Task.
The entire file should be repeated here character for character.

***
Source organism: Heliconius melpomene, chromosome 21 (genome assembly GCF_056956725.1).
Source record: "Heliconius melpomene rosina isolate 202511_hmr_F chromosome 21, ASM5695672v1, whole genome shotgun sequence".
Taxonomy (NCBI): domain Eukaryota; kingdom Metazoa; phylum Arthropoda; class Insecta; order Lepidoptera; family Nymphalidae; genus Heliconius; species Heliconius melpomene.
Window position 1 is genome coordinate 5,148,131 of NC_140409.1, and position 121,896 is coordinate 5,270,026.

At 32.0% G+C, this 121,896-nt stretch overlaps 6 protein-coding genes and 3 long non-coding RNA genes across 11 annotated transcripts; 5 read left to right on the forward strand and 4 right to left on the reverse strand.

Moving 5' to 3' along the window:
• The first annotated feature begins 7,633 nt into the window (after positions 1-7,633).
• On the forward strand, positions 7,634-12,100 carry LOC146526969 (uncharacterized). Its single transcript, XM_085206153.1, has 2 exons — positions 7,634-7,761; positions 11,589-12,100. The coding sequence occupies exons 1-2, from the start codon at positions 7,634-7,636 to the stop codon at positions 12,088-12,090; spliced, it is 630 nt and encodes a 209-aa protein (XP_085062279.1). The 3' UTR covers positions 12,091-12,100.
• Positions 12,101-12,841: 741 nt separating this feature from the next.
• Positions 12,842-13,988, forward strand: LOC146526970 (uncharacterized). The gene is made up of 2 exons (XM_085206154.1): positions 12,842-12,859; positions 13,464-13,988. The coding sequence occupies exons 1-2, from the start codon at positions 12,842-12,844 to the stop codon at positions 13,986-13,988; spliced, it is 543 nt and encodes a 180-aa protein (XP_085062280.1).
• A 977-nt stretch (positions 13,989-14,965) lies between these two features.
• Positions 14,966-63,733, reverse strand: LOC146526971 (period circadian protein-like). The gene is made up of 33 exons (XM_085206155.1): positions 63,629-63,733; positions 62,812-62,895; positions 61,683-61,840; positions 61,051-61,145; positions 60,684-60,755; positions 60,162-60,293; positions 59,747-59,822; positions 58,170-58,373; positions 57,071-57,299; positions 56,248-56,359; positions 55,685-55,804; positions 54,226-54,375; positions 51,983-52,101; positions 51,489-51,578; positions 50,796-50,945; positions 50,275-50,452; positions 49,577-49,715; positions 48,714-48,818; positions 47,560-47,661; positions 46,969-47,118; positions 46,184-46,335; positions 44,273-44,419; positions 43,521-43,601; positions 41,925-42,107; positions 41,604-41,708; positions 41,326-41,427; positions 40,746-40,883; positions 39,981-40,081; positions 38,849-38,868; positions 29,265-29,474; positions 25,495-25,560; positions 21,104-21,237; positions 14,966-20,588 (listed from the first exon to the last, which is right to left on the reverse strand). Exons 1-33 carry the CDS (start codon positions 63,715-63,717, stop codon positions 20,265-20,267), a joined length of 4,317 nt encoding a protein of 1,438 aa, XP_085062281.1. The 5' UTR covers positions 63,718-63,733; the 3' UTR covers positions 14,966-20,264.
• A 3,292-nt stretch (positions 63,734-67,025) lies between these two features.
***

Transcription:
Source organism: Heliconius melpomene, chromosome 21 (genome assembly GCF_056956725.1).
Source record: "Heliconius melpomene rosina isolate 202511_hmr_F chromosome 21, ASM5695672v1, whole genome shotgun sequence".
Taxonomy (NCBI): domain Eukaryota; kingdom Metazoa; phylum Arthropoda; class Insecta; order Lepidoptera; family Nymphalidae; genus Heliconius; species Heliconius melpomene.
Window position 1 is genome coordinate 5,148,131 of NC_140409.1, and position 121,896 is coordinate 5,270,026.

At 32.0% G+C, this 121,896-nt stretch overlaps 6 protein-coding genes and 3 long non-coding RNA genes across 11 annotated transcripts; 5 read left to right on the forward strand and 4 right to left on the reverse strand.

Moving 5' to 3' along the window:
• The first annotated feature begins 7,633 nt into the window (after positions 1-7,633).
• On the forward strand, positions 7,634-12,100 carry LOC146526969 (uncharacterized). Its single transcript, XM_085206153.1, has 2 exons — positions 7,634-7,761; positions 11,589-12,100. The coding sequence occupies exons 1-2, from the start codon at positions 7,634-7,636 to the stop codon at positions 12,088-12,090; spliced, it is 630 nt and encodes a 209-aa protein (XP_085062279.1). The 3' UTR covers positions 12,091-12,100.
• Positions 12,101-12,841: 741 nt separating this feature from the next.
• Positions 12,842-13,988, forward strand: LOC146526970 (uncharacterized). The gene is made up of 2 exons (XM_085206154.1): positions 12,842-12,859; positions 13,464-13,988. The coding sequence occupies exons 1-2, from the start codon at positions 12,842-12,844 to the stop codon at positions 13,986-13,988; spliced, it is 543 nt and encodes a 180-aa protein (XP_085062280.1).
• A 977-nt stretch (positions 13,989-14,965) lies between these two features.
• Positions 14,966-63,733, reverse strand: LOC146526971 (period circadian protein-like). The gene is made up of 33 exons (XM_085206155.1): positions 63,629-63,733; positions 62,812-62,895; positions 61,683-61,840; positions 61,051-61,145; positions 60,684-60,755; positions 60,162-60,293; positions 59,747-59,822; positions 58,170-58,373; positions 57,071-57,299; positions 56,248-56,359; positions 55,685-55,804; positions 54,226-54,375; positions 51,983-52,101; positions 51,489-51,578; positions 50,796-50,945; positions 50,275-50,452; positions 49,577-49,715; positions 48,714-48,818; positions 47,560-47,661; positions 46,969-47,118; positions 46,184-46,335; positions 44,273-44,419; positions 43,521-43,601; positions 41,925-42,107; positions 41,604-41,708; positions 41,326-41,427; positions 40,746-40,883; positions 39,981-40,081; positions 38,849-38,868; positions 29,265-29,474; positions 25,495-25,560; positions 21,104-21,237; positions 14,966-20,588 (listed from the first exon to the last, which is right to left on the reverse strand). Exons 1-33 carry the CDS (start codon positions 63,715-63,717, stop codon positions 20,265-20,267), a joined length of 4,317 nt encoding a protein of 1,438 aa, XP_085062281.1. The 5' UTR covers positions 63,718-63,733; the 3' UTR covers positions 14,966-20,264.
• A 3,292-nt stretch (positions 63,734-67,025) lies between these two features.